NSSE provides a detailed report of our first-year and senior students' participation in six high-impact practices (HIPs): service learning, a learning community, research, internship/field experience, study abroad, and culminating senior experience.

Our first-year students are very similar to students at other institutions in our Carnegie class in their participation. Our seniors fall behind somewhat; while they're comparable in their participation in at least one HIP, they're quite a bit less likely to report taking part in two or more HIPs. (In the chart, the online learning group is a subset of institutions that isn't too relevant here; NSSE 2019 & 2020 is all institutions' results for the past two years.)
Which HIPs do our students participate in? Service learning is by far most common (62% of both groups). Among seniors, 38% completed an internship or field experience while 34% took part in a culminating senior experience. Both are significantly below participation rates for our Carnegie class, though this could be somewhat complicated by the fact that in many programs an internship or field experience *is* the culminating experience, which could affect how students respond.

For detailed information and more comparisons, check out the full NSSE HIP report.

  • The School of Education collaborated with the Nevada Department of Education on a School-Based Mental Health Grant and learned today that it has been funded. SOE will provide coursework to build a pipeline of school counselors and other mental health workers for school settings.
  • Molly Appel (English) submitted a National Endowment for the Humanities (NEH) grant proposal. If funded, it will provide $34,000 to support creation of an Intercultural Competency concentration.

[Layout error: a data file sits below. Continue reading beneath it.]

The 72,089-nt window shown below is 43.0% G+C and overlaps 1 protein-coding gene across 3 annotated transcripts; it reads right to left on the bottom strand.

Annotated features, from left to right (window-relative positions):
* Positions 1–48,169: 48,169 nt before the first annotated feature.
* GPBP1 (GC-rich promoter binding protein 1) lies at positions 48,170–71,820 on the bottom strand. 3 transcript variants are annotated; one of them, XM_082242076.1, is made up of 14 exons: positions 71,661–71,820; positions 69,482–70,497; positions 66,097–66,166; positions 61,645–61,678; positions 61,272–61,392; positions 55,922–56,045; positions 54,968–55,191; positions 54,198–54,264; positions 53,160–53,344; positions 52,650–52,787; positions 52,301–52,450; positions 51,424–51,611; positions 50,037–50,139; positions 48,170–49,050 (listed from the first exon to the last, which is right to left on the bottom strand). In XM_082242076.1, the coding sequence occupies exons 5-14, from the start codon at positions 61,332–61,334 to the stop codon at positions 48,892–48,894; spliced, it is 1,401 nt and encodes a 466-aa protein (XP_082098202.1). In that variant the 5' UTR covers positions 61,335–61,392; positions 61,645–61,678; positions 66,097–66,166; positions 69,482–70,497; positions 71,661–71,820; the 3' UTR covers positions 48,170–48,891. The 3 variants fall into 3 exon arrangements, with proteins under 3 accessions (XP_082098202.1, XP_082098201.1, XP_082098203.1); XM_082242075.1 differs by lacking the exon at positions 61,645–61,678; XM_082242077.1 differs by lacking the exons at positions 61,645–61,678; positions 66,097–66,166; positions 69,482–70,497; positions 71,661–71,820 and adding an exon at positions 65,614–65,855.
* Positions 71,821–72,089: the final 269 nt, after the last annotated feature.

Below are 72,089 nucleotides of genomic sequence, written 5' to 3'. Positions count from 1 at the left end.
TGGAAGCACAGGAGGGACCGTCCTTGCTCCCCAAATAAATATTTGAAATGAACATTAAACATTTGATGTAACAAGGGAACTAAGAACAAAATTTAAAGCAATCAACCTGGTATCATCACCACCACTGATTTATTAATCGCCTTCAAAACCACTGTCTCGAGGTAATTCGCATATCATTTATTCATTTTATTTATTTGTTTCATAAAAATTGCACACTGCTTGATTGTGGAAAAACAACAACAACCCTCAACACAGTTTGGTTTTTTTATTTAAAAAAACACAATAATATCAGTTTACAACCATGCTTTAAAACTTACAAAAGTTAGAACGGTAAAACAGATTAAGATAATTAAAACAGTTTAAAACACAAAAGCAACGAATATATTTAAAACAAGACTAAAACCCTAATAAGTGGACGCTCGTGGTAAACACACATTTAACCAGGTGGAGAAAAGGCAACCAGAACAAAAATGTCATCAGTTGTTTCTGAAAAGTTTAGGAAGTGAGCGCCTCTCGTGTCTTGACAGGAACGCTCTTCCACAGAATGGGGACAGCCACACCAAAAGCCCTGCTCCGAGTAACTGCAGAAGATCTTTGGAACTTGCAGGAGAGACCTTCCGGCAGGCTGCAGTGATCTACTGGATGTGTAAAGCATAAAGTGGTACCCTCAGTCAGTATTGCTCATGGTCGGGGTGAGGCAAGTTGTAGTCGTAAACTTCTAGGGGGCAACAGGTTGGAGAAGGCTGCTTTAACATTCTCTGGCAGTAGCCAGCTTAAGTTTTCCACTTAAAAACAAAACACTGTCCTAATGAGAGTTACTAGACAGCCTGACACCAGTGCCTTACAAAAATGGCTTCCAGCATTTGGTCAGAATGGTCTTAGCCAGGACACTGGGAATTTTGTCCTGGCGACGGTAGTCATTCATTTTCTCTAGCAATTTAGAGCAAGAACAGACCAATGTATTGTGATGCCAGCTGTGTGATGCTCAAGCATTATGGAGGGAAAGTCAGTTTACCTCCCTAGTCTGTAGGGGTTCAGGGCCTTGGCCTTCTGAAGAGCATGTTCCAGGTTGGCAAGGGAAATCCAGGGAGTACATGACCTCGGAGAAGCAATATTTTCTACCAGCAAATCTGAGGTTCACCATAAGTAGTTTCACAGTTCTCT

Gregory Robinson
Thinking Remotely, Even When It’s No Longer a Necessity
At some point, students will come back to campus and in-person classes will be the norm again. But between now and then, everyone is learning a lot about teaching remotely, and I imagine that many of our classes will change based on this new understanding, even if our ratio of online vs. in-person returns to pre-COVID levels. I also hope that what we learn will open additional dialogue about online programs.

Currently, there are a few initiatives in progress:
  • We’ve worked with LAS to develop a “perpetual” schedule of Core Curriculum classes that students can take online, which would allow a student to complete all the Core classes remotely. The pilot of AST 104/105 this spring will be the last piece of this puzzle.
  • We’ve got a new Leadership minor (and a great group of Leadership students!), which can be a concentration in an online Interdisciplinary Studies degree. Our rotating schedule provides an online pathway through this degree, although I’m hoping to see it grow enough to offer in-person and mixed pathways as well.
  • The MGM Opportunity Program is still going strong. MGM will pay for its employees to complete a degree as long as it is entirely online. Any online degree pathways we offer fit well into this program.